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Jess Williard


When he said he could believe
in something closer

to what she believes in,
and because of her,

he meant because. Not for.
And in the breath

after that truth
there the both of them are

on a turf field in August.
It's sweltering,

the the first practice
of the season in pads.

Someone lets off
and pops his solar plexus

with the crown
of their helmet. Whatever

crawls out of the face
mask next leaves another

truth sputtering
on his tongue,

this an imperative: 
give me your hand.

He stumbles to a shaded
medical tent. He leans

over an orange
cooler. He swears

under his breath.
There's a child a handful

of miles away for whom
he is responsible.

He knows this. There's a deity 
floating somewhere

in-between for whom
he is not. He pulls the helmet

back over his head
and charges across the field

to make a promise
of the waiting

and thoughtless ribcage
below the dreaming head

of a man.


American Football


As soon as he said linebacker I found myself assessing his frame, then my own. Fingering the divots at my hip through sweat-thinned fabric, I imagined I’d find something more through his. It was right, made sense: he was the kind of big that wasn’t there until you thought about it. I was traveling, he was living, the rainy season changed the way we thought about summer every half- hour; heavy mist bent mornings halfway back to dreams; the President had just begun his second term. But there’s always a better way of telling it, and proximity has it’s own chronology: Before head-leading tackles were deemed too dangerous for play he was given a scholarship. The kind of biographical fold that makes a destination of a body, its ancient alleys steeped in the sheen of being walked through for centuries, the curtained bazaar an economy of chatter and sacred exchanges a bright plaza where there’s always something to admire and nothing costs too much. From a sun-caught balcony above the docks a girl admires herself in the reflection of a windshield pulling slowly past, a car with the passenger window rolled down enough for me to lean out and catch her momentary gaze in the trap of a cellphone. This is what I left with. But there’s even less, now. I’ve become the shape of what I miss. I’m touching stranger’s hips for signs of the positions they’ll play. As soon as he said linebacker I thought of how you can go somewhere you’ve never been and feel at home there. And how a lumbering bloodline can make entire inches of you less plausible. Still the girl is puckering her lips at dusk-lighted glass with curtains billowed at her back. Still they push carts of vegetables and fish to the square at dawn, trading their wares for whatever’s worth it. Still I jump the play count and am given away.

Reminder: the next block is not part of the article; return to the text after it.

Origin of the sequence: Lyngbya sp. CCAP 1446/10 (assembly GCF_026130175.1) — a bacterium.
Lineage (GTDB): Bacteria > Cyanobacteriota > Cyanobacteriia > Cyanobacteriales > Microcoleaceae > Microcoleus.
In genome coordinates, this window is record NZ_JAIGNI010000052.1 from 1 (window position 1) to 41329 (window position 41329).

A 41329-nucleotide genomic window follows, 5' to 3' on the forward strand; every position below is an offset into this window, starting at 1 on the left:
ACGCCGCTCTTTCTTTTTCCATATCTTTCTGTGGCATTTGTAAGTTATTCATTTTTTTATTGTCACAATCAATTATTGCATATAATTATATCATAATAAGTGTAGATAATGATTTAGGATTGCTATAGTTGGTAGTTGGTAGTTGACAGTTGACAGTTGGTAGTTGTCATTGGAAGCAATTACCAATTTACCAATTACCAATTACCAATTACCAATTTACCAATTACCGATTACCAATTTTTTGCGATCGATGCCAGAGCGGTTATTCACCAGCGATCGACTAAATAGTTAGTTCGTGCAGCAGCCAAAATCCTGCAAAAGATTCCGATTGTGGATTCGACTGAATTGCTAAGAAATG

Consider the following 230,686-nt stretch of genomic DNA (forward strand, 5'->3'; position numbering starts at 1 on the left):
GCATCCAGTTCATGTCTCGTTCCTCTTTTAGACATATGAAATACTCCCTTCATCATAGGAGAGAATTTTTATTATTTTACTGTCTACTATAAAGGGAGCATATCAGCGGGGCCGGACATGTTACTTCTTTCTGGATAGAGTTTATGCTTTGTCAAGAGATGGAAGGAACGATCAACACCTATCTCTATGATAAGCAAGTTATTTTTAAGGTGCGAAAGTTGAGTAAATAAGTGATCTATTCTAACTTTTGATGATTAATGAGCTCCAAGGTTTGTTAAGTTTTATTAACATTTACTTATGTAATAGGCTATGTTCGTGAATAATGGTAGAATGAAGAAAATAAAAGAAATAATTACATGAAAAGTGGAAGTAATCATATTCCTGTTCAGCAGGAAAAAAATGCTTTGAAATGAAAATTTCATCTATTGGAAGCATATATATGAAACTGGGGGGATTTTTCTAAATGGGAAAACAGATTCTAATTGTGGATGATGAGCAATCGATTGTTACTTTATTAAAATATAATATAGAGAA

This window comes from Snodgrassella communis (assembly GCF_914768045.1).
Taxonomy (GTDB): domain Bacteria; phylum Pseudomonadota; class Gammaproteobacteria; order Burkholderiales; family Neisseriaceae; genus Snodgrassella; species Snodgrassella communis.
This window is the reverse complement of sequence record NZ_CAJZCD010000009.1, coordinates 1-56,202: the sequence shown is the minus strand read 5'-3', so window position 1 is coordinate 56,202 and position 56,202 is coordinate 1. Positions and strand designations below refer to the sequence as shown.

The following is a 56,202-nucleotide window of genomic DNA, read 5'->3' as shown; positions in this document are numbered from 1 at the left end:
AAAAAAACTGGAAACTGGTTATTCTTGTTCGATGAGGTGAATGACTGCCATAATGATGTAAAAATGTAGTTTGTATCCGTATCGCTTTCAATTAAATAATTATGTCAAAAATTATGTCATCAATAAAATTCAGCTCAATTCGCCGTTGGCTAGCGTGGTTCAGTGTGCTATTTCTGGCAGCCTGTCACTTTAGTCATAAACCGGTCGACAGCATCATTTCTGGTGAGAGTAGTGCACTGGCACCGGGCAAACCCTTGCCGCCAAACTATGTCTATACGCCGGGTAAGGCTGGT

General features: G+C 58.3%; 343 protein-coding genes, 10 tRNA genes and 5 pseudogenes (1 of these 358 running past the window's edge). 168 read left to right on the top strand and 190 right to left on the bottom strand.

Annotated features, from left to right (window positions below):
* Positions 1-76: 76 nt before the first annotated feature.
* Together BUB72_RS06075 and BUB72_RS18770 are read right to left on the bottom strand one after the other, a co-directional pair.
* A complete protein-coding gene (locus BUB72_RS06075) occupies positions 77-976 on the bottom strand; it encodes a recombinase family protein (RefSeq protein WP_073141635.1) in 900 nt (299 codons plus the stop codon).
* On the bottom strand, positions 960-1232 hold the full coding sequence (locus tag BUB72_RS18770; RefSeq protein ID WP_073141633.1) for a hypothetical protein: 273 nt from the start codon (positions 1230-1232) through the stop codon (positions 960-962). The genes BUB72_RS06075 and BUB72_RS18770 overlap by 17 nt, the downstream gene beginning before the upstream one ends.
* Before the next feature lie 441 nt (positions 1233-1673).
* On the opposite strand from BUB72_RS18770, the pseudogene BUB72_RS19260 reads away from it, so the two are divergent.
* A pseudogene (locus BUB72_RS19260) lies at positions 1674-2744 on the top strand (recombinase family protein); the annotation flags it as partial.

Jess Williard is the author of Unmanly Grief (University of Arkansas Press, 2019). His poems have most recently appeared in DIAGRAM, The Gettysburg Review, Poetry Northwest, Cumberland River Review, and North American Review. He is from Wisconsin.


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